Rackham, Bonny, and Read were captured in 1720. Rackham and male members of his crew were executed at Gallows Point, but the women’s lives were spared because both were pregnant. Read died in prison (some say during childbirth), but Bonny’s ultimate fate is unknown. 

After his conviction, Vane was hanged in 1721. To deter pirates, both the corpses of Rackham and Vane were publicly displayed—hung from gibbets near the entrance to Port Royal Harbour—as a warning to passersby and locals about what kind of fate awaited pirate captains and crews who got caught.

(Forget "walking the plank." Pirate portrayals are more fantasy than fact.)

This book about pirate trials is titled, "The Tryals of Captain John Rackham and Other Pirates."
Photograph by Alamy
A General History of the Pyrates was first published in 1724 by Captain Charles Johnson.
Photograph by Alamy

Judgment day

The wealth accrued from legitimate trade and by pirates like Morgan turned Port Royal into one of the richest ports in the Caribbean, with brick houses of two to four stories, piped water—and innumerable brothels, gambling dens, and taverns. The Catholic Church condemned it as the “wickedest town in Christendom” for its state-sanctioned pirates and tolerance of human vice.

English sailor Edward Barlow made detailed maps in his 17th-century journal, including one of Port Royal, Jamaica, showing how it looked before the devastating earthquake in 1692.
Photograph by DEA Picture, Getty Images

On the morning of June 7, 1692, the church rector of Port Royal, Jamaica, was running late for a lunch appointment, but a friend entreated him to delay just a while longer. It was a small choice that saved his life. The ground began to roll and rumble, but the friend waved off the rector’s alarm; earthquakes on the island usually passed quickly. But this quaking only increased in intensity, and the two men soon heard the church tower collapse into rubble.

The rector sprinted outside, racing for open ground. By his description, the land split open, swallowing crowds of people and homes in one gulp and then sealing closed. The sky darkened to red, mountains crumbled in the distance, and geysers of water exploded from the seams ripped in the earth. He turned to see a great wall of seawater swelling high above the town. In a letter describing the disaster, the shocked rector wrote, “In the space of three minutes ... Port Royal, the fairest town of all the English plantations, the best emporium and mart of this part of the world, exceeding in its riches, plentiful of all good things, was shaken and shattered to pieces.”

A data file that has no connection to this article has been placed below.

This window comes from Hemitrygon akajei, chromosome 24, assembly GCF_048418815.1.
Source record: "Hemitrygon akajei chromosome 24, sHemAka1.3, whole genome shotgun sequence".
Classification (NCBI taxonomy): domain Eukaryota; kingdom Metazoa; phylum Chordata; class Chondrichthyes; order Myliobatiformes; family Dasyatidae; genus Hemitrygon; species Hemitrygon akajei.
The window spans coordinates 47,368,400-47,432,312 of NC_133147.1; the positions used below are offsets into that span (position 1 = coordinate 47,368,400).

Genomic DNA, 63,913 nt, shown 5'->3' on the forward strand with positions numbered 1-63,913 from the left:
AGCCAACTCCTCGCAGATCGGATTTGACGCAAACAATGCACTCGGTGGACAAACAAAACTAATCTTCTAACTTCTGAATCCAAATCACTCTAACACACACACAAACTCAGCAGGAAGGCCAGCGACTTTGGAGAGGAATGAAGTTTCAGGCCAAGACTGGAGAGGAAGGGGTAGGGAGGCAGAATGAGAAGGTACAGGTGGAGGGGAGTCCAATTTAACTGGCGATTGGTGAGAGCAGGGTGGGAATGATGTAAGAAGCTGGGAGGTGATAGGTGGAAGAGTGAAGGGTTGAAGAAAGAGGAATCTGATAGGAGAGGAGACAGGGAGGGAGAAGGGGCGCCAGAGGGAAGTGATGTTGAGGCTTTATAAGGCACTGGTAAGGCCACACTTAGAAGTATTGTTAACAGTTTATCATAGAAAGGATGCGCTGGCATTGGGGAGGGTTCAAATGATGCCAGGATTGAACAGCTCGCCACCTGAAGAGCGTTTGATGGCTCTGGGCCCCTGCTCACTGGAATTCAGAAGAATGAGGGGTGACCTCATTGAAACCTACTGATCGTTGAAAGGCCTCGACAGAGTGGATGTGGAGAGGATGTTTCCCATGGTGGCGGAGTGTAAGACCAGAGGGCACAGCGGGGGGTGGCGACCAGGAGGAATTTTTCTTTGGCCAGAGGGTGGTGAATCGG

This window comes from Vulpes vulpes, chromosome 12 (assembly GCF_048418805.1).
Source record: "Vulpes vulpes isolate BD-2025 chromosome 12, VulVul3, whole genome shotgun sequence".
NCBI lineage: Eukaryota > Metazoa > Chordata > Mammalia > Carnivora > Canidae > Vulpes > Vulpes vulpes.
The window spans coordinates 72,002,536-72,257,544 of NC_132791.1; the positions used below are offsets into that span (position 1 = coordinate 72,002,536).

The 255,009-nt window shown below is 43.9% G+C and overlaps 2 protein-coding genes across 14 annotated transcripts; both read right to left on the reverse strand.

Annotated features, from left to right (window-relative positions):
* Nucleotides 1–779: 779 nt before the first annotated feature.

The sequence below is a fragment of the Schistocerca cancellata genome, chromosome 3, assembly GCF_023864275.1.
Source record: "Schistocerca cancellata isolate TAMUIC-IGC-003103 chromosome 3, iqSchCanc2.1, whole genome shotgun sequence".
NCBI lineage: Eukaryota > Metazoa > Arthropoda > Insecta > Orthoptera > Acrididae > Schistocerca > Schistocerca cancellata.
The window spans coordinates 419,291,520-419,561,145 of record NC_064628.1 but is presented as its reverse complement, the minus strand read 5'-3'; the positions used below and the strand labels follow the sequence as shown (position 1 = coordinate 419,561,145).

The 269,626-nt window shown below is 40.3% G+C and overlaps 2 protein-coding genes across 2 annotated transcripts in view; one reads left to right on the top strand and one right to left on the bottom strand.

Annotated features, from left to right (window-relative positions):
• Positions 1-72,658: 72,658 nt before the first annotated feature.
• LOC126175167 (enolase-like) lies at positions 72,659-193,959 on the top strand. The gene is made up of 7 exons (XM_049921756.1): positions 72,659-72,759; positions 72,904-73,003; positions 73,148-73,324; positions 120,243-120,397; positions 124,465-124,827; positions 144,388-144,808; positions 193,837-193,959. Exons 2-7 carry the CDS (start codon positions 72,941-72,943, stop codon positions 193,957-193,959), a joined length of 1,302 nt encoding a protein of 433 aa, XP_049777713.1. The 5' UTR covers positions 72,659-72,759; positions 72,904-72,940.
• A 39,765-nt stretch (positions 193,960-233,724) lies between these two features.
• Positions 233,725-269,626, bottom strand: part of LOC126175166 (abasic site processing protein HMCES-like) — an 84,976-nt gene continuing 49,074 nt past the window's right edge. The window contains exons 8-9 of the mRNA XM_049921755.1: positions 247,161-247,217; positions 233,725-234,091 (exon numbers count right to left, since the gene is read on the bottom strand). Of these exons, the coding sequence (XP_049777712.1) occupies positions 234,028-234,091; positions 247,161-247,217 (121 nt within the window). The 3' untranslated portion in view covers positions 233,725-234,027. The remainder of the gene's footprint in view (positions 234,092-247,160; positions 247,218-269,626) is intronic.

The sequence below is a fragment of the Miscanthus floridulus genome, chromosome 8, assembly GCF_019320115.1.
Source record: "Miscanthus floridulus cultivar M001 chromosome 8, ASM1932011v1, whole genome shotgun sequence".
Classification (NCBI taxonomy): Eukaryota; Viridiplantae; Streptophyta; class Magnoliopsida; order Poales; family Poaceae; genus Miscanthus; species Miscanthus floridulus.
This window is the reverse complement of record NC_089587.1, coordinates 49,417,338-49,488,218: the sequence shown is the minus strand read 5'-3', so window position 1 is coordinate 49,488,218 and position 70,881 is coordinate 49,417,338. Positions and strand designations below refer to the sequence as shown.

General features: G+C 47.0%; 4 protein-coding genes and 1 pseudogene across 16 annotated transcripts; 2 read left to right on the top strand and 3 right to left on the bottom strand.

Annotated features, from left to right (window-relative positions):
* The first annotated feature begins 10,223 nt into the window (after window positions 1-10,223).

A tsunami followed the earthquake, which scientists believe measured 7.5 on the Richter scale, making it a “major” event. By the time the catastrophe had ended, most of Port Royal, including the cemetery where Henry Morgan was buried, lay beneath the watery depths. As many as 2,000 people were killed immediately, and thousands more died soon after.

Newspapers reported firsthand accounts of the chaos and terror in Port Royal caused by the 1692 earthquake.
Photograph by Album, British Library

Due to its licentious reputation, Port Royal faced what to many people must have looked like Judgment Day. It certainly felt that way to the church rector. In letters he confessed that he longed to escape the scene of the disaster but his conscience drove him to stay, venturing into the town day after day to pray with survivors in a tent pitched amid their flattened houses, which were looted nightly by “lewd rogues.” “I hope by this terrible judgment, God will make them reform their lives, for there was not a more ungodly people on the face of the earth,” he wrote.

Covered by silt and 20 to 40 feet of murky water, the sunken town remained untouched for nearly 300 years until marine archaeologists began to bring artefacts to the surface. These discoveries have helped reveal the truth behind the dastardly legends.

Port Royal sits on the southeastern coast of Jamaica, prone to strong earthquakes. The 1692 event was so intense it triggered a devastating tsunami.
Photograph by Luis Marden, National Geographic Image Collection